We can indeed find the function that takes acres planted directly to expected earnings! To find this new function, let's think about the most general question: how much money does Cam expect to make if he plants corn seed on acres of land?
Well, if Cam plants corn on acres, he expects to produce kilograms of corn. And if he produces kilograms of corn, he expects to make dollars.
So, to find a general rule that converts acres directly into expected earnings, we can find the expression .
But just how do we do this? Well, notice that in the expression , the input of function is . So, to find this expression, we can substitute in for in function .
So the function converts acres planted directly into expected earnings. Let's use this new function to predict the amount of money that Cam would make from planting corn on two acres.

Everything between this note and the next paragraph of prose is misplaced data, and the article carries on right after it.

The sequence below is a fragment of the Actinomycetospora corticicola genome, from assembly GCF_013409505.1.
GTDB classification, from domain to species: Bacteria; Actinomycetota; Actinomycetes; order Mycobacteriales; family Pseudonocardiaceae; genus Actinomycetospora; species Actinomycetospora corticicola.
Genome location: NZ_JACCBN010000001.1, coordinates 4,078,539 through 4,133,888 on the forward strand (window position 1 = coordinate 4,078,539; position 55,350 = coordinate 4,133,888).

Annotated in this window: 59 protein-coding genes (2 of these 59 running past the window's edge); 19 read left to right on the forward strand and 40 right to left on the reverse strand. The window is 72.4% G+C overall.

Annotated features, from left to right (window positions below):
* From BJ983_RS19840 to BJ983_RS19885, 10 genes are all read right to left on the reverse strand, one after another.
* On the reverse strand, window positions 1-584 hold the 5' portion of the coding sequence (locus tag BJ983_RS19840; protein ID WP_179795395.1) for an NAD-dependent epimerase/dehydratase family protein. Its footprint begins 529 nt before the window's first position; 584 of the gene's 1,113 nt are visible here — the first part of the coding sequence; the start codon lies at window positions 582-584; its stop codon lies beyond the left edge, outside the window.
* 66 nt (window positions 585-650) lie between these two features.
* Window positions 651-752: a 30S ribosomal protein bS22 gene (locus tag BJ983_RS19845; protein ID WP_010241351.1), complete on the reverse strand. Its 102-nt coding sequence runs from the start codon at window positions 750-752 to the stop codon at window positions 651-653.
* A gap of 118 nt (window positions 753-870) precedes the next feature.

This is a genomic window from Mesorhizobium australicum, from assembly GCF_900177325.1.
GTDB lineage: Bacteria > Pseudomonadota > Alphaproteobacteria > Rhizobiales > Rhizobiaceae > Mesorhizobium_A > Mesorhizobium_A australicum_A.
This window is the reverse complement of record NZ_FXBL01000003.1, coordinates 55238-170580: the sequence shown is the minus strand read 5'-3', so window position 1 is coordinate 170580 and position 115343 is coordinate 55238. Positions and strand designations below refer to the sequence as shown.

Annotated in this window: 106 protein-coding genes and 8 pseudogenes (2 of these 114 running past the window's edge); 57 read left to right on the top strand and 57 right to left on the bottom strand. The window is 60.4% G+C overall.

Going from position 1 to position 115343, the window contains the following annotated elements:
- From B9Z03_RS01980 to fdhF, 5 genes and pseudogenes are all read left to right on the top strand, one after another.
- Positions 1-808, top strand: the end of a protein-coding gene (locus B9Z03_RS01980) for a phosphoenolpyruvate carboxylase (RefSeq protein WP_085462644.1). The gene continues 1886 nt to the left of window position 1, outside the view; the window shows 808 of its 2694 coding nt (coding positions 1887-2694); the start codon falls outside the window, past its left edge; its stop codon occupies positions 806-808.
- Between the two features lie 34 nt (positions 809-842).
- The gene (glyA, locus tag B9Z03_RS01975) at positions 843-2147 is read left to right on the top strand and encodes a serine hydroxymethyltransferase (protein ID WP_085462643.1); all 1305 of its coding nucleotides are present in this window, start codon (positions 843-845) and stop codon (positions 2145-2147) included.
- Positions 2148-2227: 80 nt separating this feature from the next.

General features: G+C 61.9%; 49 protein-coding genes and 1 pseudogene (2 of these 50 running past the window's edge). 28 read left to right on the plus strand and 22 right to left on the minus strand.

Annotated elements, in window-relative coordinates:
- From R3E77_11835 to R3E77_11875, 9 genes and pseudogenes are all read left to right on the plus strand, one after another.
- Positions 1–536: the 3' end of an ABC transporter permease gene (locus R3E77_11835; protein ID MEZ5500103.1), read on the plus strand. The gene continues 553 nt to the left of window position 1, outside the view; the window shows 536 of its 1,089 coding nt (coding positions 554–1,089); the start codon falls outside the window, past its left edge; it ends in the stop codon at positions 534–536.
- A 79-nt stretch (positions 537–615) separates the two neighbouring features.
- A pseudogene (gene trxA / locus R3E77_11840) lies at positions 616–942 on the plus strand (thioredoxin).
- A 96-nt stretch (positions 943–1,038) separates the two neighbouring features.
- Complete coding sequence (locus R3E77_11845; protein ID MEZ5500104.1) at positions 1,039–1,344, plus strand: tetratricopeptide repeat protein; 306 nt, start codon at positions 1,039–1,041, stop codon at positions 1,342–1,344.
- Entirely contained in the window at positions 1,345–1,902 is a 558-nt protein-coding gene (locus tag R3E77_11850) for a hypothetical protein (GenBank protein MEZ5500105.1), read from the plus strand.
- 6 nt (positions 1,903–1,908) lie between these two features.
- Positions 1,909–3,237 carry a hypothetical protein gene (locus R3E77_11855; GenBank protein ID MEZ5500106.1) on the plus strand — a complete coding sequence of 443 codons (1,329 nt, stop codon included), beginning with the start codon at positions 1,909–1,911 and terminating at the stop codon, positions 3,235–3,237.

Cam can expect to make from planting corn on two acres of land, which is consistent with our previous work!
Defining composite functions
We just found what is called a composite function. Instead of substituting acres planted into the corn function, and then substituting the amount of corn produced into the money function, we found a function that takes the acres planted directly to the expected earnings.
We did this by substituting into function , or by finding . Let's call this new function , which is read as " composed with ".